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Fred Searle

BY FRED SEARLE

Pandemic ‘sparks rise in demand for green products’

More than a third of UK consumers are buying more from companies with strong environmental credentials, according to research from E.ON

Pandemic ‘sparks rise in demand for green products’

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Consumers are actively seeking out more sustainable products and services and rewarding environmentally friendly businesses in the wake of the coronavirus pandemic, according to a new study from E.ON.

The energy provider says its ‘Renewable Returns’ report suggests the pandemic has caused a major shift in consumer behaviour, with more than a third (36 per cent) of those surveyed saying they’re now buying more products from companies with strong environmental credentials. 

This emphasis on sustainable goods is particularly true for businesses in the food and drink manufacturing sector where one 33 per cent of consumers said a company’s environmental credentials most influenced their purchasing decisions. 

A further 80 per cent say they are planning to purchase goods and services from businesses they know have made a concerted effort to be environmentally friendly.

The research shows the food and drink processing industry has seen significant pressure for change. Three quarters (78 per cent) of small and medium-sized businesses (SMEs) in the sector believe they would increase their appeal to customers if they improved their environmental credentials.  

Knowing the commercial opportunities, 79 per cent of businesses in the sector said improving their sustainability credentials is a top priority over the next 12 months. However, two thirds (66 pe cent) felt there wasn’t enough guidance on how to improve their environmental practices.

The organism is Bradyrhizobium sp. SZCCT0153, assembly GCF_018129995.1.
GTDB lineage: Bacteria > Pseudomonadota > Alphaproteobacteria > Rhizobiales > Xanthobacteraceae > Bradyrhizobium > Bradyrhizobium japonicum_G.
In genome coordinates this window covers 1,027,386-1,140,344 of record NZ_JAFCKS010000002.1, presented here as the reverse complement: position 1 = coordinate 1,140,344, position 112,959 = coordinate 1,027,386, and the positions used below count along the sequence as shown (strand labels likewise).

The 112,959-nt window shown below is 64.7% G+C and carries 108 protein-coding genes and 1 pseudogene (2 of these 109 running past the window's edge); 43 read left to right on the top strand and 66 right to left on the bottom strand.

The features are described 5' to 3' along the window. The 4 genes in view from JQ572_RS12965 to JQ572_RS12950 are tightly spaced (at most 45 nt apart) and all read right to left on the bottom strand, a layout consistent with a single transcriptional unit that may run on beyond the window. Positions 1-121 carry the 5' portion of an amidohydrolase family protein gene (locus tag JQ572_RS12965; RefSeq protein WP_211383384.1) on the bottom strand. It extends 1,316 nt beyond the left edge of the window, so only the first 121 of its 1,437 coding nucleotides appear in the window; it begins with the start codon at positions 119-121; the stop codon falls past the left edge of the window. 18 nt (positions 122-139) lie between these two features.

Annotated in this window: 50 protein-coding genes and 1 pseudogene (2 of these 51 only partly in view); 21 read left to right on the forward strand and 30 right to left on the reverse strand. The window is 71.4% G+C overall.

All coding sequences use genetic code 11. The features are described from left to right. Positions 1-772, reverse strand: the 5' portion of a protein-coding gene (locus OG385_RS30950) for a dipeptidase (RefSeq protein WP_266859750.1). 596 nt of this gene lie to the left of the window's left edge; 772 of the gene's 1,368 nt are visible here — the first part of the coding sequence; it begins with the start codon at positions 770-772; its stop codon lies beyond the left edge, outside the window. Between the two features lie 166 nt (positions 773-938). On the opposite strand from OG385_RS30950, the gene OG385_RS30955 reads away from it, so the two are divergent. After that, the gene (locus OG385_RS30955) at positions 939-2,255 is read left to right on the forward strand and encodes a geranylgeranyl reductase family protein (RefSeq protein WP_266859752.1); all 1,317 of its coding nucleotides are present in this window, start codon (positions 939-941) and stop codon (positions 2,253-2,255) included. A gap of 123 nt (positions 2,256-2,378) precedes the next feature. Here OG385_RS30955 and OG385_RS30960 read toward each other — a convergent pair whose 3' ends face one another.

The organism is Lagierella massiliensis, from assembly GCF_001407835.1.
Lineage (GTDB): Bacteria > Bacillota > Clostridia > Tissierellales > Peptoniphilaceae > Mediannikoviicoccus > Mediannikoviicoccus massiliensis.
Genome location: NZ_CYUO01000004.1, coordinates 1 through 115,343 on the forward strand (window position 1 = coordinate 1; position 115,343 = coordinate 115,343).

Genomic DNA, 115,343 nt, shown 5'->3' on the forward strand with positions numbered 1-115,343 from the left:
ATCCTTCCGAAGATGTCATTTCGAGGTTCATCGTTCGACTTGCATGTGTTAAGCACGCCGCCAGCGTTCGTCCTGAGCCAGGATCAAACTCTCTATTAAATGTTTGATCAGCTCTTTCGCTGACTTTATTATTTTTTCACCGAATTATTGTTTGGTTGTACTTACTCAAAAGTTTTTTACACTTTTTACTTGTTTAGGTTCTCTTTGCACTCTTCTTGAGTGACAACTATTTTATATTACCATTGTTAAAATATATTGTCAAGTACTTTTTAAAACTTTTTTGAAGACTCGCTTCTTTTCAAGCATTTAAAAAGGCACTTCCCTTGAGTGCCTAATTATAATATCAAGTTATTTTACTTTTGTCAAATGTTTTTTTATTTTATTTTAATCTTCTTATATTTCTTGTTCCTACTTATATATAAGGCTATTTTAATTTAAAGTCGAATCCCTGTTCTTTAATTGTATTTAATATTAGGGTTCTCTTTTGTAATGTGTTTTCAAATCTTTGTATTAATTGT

Based on surveys of small business owners and consumers across the UK, the E.ON report looks at the impact of the pandemic on consumer and business behaviour as well as the potential for a ‘green economic recovery’ and the ways in which small and medium-sized businesses can benefit from it.

The research confirms that Covid-19 has radically changed consumer purchasing habits and that concerns about the environment are becoming more important in persuading people what to buy – and who to buy it from. 

Of the consumers surveyed, 72 per cent said they pay attention to whether a business acts in a climate-friendly way, and 65 per cent feel it’s important the products or services they buy do not harm the environment.

Consumers are willing to pay a premium, too. The research shows that 34 per cent of people have already knowingly paid more for ‘green’ products since the pandemic struck, while 51 per cent think the environmental credentials of a product or service are now just as important as the price they pay for it.

Commenting on the report, Michael Lewis, chief executive of E.ON UK, said: “The coronavirus pandemic has heightened people’s concerns around the climate crisis, and this has brought the environmental footprint of the products and services we buy into sharp focus. 

“It is clear from our research that there is real opportunity for small businesses in the food and drinks industry in particular to embrace the green economic recovery and lead the charge in providing customers with sustainable products.”

On average, consumers reported they are willing to pay three per cent more for goods that are sustainable. E.ON calculated that based on the average yearly turnover of an SME in 2019 – which was £370,000 according to government figures  – this increase could be worth as much as £11,100 a year to annual earnings.

The increase in demand for sustainable products was most noticeable in London, where more than half (52 per cent) of consumers said they’d changed their habits in this way. 

The shift was also particularly noticeable among millennials (those now in their 20s and 30s), with over half (54 per cent) saying they now buy more from green businesses.

With regards to repeat business and referrals, 78 per cent said they were more likely to recommend a business if they knew it made a sustained effort to be environmentally friendly. 

However, almost half (48 per cent) of consumers find that brands’ environmental credentials aren’t visible enough.

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